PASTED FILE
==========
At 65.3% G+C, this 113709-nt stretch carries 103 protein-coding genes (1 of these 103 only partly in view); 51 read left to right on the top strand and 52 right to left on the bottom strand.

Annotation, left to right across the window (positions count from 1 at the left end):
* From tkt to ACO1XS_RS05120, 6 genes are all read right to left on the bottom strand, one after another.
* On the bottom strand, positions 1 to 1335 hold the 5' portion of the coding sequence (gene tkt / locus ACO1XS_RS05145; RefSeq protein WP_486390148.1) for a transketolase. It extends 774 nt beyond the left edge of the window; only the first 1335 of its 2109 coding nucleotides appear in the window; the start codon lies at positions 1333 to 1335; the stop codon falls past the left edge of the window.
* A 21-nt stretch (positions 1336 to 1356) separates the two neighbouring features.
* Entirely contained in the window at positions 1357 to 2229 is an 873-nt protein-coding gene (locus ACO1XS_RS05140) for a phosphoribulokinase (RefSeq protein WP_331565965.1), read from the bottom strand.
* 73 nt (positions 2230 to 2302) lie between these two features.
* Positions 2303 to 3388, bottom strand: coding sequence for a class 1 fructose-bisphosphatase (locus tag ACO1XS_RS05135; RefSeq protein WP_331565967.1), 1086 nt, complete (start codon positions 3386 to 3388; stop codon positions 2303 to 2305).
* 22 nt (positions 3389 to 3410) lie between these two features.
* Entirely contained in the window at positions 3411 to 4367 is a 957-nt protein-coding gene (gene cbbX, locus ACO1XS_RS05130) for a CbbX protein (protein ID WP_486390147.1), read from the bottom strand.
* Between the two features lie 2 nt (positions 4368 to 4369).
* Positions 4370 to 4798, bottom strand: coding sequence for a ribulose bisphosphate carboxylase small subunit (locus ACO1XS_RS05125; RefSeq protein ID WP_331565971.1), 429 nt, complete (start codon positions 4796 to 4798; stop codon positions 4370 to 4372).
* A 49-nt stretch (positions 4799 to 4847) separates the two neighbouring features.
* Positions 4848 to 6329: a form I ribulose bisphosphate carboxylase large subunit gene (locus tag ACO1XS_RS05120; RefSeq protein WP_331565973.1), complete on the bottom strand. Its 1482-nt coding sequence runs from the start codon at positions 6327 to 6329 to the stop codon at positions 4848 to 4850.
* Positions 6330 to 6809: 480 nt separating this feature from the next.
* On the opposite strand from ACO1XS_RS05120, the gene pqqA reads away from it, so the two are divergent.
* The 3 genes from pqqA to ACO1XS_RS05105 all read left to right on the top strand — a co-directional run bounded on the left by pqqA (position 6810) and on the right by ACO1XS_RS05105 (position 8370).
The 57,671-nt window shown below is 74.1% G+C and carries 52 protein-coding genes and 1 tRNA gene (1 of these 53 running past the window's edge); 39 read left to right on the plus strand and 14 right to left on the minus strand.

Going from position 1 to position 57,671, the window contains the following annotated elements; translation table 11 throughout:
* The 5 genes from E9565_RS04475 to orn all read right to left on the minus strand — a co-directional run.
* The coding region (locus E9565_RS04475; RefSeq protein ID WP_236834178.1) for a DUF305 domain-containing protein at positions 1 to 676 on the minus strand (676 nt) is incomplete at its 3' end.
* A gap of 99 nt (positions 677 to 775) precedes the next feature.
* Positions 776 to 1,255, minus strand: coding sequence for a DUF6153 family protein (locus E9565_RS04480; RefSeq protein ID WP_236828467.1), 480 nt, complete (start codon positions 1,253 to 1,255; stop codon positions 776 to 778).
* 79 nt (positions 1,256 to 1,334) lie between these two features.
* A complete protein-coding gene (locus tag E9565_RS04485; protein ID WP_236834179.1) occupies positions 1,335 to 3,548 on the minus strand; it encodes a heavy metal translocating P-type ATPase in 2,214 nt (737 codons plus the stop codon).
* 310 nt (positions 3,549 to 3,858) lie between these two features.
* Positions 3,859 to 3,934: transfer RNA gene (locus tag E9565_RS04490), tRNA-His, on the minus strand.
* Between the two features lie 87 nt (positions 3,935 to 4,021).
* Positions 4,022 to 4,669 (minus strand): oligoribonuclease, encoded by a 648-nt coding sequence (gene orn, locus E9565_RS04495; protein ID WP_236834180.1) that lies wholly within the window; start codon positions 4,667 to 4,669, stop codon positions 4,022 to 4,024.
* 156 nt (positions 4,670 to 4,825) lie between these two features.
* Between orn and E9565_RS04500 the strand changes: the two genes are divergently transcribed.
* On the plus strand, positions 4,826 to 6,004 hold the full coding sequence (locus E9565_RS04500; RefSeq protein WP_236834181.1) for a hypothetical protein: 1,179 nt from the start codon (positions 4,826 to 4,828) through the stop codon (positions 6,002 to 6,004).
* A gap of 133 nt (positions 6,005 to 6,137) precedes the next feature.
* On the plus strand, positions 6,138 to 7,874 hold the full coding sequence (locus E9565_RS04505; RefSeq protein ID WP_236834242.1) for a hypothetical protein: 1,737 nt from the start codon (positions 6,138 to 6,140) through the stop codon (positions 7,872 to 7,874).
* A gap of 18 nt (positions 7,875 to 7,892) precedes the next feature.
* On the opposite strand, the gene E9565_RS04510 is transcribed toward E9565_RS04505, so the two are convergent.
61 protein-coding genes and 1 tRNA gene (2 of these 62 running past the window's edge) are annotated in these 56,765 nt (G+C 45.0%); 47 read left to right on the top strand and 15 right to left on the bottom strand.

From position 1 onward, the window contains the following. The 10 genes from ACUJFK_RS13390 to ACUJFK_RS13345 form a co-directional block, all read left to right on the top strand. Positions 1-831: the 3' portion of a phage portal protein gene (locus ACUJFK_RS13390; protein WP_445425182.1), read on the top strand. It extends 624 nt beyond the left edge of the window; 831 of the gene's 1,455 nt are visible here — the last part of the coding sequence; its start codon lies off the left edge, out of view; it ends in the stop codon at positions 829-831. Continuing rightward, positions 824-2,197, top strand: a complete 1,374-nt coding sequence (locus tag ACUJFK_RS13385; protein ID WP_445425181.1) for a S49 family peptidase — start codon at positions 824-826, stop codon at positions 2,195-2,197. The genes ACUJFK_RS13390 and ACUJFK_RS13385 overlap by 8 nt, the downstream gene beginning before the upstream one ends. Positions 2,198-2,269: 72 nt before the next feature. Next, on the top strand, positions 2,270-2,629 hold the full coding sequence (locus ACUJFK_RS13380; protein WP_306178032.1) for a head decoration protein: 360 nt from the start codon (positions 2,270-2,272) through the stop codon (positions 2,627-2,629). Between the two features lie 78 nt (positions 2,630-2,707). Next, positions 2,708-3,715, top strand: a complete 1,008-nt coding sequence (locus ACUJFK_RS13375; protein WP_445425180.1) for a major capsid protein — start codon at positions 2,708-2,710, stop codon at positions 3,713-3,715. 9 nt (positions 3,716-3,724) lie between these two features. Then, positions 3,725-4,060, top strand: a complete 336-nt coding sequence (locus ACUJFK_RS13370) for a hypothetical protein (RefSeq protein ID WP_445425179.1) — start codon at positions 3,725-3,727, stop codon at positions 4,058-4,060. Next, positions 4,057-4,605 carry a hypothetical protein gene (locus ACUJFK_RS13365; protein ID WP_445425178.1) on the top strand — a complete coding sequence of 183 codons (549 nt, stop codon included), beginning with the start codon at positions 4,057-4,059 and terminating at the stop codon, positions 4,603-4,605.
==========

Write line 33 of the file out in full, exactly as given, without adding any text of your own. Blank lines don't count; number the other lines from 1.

* A gap of 133 nt (positions 6,005 to 6,137) precedes the next feature.